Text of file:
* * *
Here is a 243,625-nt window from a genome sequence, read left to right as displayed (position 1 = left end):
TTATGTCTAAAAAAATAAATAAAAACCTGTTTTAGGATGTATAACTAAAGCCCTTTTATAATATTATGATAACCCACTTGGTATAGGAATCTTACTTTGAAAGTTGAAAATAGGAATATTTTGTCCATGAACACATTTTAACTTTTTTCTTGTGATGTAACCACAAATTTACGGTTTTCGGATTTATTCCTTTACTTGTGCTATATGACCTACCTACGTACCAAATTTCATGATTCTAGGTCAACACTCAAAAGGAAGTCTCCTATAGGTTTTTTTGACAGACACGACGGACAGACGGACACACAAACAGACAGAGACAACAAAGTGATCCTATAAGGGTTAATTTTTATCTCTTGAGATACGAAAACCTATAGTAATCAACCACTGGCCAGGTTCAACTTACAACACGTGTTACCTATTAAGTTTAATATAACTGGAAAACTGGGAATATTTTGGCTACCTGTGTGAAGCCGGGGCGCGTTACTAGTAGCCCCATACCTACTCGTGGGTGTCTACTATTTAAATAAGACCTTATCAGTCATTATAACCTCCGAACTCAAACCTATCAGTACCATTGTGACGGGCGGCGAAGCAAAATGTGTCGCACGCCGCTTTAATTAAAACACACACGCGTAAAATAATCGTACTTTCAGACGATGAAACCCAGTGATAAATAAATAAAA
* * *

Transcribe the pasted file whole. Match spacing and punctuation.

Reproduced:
Here is a 243,625-nt window from a genome sequence, read left to right as displayed (position 1 = left end):
TTATGTCTAAAAAAATAAATAAAAACCTGTTTTAGGATGTATAACTAAAGCCCTTTTATAATATTATGATAACCCACTTGGTATAGGAATCTTACTTTGAAAGTTGAAAATAGGAATATTTTGTCCATGAACACATTTTAACTTTTTTCTTGTGATGTAACCACAAATTTACGGTTTTCGGATTTATTCCTTTACTTGTGCTATATGACCTACCTACGTACCAAATTTCATGATTCTAGGTCAACACTCAAAAGGAAGTCTCCTATAGGTTTTTTTGACAGACACGACGGACAGACGGACACACAAACAGACAGAGACAACAAAGTGATCCTATAAGGGTTAATTTTTATCTCTTGAGATACGAAAACCTATAGTAATCAACCACTGGCCAGGTTCAACTTACAACACGTGTTACCTATTAAGTTTAATATAACTGGAAAACTGGGAATATTTTGGCTACCTGTGTGAAGCCGGGGCGCGTTACTAGTAGCCCCATACCTACTCGTGGGTGTCTACTATTTAAATAAGACCTTATCAGTCATTATAACCTCCGAACTCAAACCTATCAGTACCATTGTGACGGGCGGCGAAGCAAAATGTGTCGCACGCCGCTTTAATTAAAACACACACGCGTAAAATAATCGTACTTTCAGACGATGAAACCCAGTGATAAATAAATAAAA